An overview of the International Construction Measurement Standards (ICMS) and understanding of the pyramidal hierarchy of construction cost classification — from high-level global cost benchmarking to granular, local-cost measurement.
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The International Construction Measurement Standards (ICMS) released in July 2017 are principles-based international standards that set out how to report, group and classify construction project costs in a structured and logical form.
The ICMS provides the first step in creating a seamless, global, pyramidal hierarchy of construction cost classification: from high-level global cost benchmarking to granular, local cost measurement. It deals with construction cost classification across buildings and civil engineering (infrastructure) type projects. There was never a single standard document sought to combine all elements of construction other than ICMS.
In late 2017, the RICS gathered an international team of subject-matter experts as a working group to develop the RICS’ Global Professional Statement on Cost Prediction to promote the widespread adoption of the ICMS. The stated objective of this proposed Professional Statement is: "To set a standard for the cost management of construction projects, from inception to contract agreement, by presenting a standard cost classification and cost prediction process."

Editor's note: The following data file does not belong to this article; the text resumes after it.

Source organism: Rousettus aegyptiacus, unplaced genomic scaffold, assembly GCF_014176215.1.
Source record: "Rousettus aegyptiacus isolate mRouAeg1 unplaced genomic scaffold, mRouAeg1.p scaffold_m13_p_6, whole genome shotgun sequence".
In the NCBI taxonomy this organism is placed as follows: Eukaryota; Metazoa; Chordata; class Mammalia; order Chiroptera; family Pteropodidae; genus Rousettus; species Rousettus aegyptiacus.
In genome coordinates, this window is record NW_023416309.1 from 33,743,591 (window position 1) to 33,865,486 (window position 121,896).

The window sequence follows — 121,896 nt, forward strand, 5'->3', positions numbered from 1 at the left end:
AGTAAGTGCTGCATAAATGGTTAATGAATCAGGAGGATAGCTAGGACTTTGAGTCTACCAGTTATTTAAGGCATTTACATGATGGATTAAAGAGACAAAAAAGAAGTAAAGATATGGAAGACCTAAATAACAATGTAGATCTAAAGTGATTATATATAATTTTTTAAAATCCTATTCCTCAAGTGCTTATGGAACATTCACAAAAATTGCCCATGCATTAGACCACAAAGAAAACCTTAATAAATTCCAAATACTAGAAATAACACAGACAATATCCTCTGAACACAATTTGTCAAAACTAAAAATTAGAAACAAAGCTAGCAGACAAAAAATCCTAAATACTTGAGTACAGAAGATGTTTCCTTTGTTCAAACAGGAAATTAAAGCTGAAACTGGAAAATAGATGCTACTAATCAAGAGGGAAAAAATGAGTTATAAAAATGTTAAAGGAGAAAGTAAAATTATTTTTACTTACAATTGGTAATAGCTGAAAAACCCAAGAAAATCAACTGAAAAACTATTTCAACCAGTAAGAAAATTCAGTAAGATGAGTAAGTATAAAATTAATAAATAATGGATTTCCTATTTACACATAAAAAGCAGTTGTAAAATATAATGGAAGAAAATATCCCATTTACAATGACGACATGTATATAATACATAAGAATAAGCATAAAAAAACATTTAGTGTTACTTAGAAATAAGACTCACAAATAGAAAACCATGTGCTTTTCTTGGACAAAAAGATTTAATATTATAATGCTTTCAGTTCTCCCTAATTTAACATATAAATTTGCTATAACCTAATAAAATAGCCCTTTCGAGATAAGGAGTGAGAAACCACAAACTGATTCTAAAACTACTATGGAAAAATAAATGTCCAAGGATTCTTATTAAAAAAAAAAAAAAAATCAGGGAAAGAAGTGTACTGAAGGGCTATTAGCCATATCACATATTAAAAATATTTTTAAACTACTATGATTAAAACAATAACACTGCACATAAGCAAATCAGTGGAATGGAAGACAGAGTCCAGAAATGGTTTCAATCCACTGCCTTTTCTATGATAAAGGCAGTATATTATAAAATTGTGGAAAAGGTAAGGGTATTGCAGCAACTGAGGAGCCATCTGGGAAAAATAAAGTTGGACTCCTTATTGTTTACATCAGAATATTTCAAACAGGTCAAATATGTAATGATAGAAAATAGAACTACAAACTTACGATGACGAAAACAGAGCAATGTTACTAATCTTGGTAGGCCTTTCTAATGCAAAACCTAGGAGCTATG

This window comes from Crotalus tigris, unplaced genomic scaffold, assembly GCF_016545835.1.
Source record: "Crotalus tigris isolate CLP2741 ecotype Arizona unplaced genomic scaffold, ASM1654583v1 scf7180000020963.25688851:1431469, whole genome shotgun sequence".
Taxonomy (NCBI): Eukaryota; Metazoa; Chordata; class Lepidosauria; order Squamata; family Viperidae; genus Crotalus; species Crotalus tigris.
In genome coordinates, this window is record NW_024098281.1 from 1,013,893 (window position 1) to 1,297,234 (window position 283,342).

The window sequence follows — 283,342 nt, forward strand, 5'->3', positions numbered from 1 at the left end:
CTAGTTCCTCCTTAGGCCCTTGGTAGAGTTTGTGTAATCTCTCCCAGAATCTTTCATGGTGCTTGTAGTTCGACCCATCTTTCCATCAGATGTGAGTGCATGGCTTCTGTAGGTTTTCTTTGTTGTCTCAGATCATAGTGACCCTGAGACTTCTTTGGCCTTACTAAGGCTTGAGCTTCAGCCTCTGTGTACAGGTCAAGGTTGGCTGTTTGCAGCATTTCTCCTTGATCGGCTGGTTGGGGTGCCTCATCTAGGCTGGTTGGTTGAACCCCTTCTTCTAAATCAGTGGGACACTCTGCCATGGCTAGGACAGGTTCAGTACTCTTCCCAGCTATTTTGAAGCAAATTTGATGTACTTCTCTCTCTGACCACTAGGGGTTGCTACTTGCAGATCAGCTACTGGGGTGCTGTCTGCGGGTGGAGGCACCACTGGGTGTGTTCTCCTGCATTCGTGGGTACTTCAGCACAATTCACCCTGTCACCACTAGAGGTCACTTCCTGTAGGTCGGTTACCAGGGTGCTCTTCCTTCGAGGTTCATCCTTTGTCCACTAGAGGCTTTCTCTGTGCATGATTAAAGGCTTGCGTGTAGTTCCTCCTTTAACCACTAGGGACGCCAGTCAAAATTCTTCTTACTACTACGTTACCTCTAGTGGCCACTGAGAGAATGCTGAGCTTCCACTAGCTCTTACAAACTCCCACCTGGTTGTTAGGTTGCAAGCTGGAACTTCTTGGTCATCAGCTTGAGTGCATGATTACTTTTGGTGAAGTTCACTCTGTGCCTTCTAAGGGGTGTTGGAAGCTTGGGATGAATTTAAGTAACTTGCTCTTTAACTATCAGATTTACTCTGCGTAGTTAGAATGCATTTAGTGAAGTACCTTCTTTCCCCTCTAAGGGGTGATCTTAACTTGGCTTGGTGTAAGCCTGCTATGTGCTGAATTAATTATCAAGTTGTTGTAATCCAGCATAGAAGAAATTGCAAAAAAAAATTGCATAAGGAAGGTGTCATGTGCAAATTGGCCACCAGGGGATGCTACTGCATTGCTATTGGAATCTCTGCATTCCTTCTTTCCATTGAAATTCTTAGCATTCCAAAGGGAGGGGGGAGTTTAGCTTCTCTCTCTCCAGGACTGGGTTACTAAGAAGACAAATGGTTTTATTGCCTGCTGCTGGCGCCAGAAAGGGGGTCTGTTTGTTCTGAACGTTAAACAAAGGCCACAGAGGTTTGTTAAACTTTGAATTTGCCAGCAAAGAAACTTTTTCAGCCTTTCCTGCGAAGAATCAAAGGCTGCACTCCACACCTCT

This upcoming CPD seminar, which was run twice in London, will share the latest update on RICS initiatives in connection with the ICMS of global significance to our industry, where this may give opportunity to influence the future of your profession.
Stephen Ballesty, FRICS, FAIQS, ICECA, CQS
Stephen Ballesty is a director, and currently head of advisory and research of Rider Levett Bucknall with over 30 years of experience. He is a Fellow of both the RICS and AIQS, and a certified quantity surveyor.
Stephen has contributed to many industry publications, notably RICS's 'Technical Due Diligence Guidelines' (2009 and 2011); IFMA Foundation’s ‘Work on the Move’ (2011); PCA’s 'a Guide to Office Building Quality' (2006, 2012 and 2018); and the RICS-IFMA ‘Strategic FM Framework guidance note’.
He is currently working on the RICS’s ‘Global Technical Due Diligence Professional Statement’ and ‘Global Professional Statement on Cost Prediction’. Since 2017, he has been RICS Oceania’s representative on the RICS’s Global Cost Prediction working group attending both the London's 2018 workshops. Stephen is also a former member of the IFMA Board of Directors and Past Chairman of both the IFMA Foundation and FMA Australia.